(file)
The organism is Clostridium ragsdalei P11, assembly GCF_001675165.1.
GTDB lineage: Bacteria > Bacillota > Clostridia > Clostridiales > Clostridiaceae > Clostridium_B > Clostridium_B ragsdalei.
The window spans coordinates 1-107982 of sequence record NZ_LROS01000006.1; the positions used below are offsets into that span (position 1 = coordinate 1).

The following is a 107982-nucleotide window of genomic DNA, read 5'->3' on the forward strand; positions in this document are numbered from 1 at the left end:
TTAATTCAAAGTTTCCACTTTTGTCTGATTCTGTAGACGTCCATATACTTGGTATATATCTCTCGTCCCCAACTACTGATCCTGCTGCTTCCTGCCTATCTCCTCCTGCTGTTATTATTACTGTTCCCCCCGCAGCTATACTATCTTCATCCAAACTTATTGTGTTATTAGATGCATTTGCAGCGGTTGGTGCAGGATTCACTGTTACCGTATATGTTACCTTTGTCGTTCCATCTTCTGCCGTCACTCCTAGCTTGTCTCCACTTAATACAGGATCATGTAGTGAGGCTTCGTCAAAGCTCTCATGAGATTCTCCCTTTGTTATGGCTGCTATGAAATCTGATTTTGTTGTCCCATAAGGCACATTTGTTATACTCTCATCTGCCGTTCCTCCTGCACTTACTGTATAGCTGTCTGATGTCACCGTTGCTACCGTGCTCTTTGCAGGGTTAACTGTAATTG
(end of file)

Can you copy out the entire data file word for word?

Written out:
The organism is Clostridium ragsdalei P11, assembly GCF_001675165.1.
GTDB lineage: Bacteria > Bacillota > Clostridia > Clostridiales > Clostridiaceae > Clostridium_B > Clostridium_B ragsdalei.
The window spans coordinates 1-107982 of sequence record NZ_LROS01000006.1; the positions used below are offsets into that span (position 1 = coordinate 1).

The following is a 107982-nucleotide window of genomic DNA, read 5'->3' on the forward strand; positions in this document are numbered from 1 at the left end:
TTAATTCAAAGTTTCCACTTTTGTCTGATTCTGTAGACGTCCATATACTTGGTATATATCTCTCGTCCCCAACTACTGATCCTGCTGCTTCCTGCCTATCTCCTCCTGCTGTTATTATTACTGTTCCCCCCGCAGCTATACTATCTTCATCCAAACTTATTGTGTTATTAGATGCATTTGCAGCGGTTGGTGCAGGATTCACTGTTACCGTATATGTTACCTTTGTCGTTCCATCTTCTGCCGTCACTCCTAGCTTGTCTCCACTTAATACAGGATCATGTAGTGAGGCTTCGTCAAAGCTCTCATGAGATTCTCCCTTTGTTATGGCTGCTATGAAATCTGATTTTGTTGTCCCATAAGGCACATTTGTTATACTCTCATCTGCCGTTCCTCCTGCACTTACTGTATAGCTGTCTGATGTCACCGTTGCTACCGTGCTCTTTGCAGGGTTAACTGTAATTG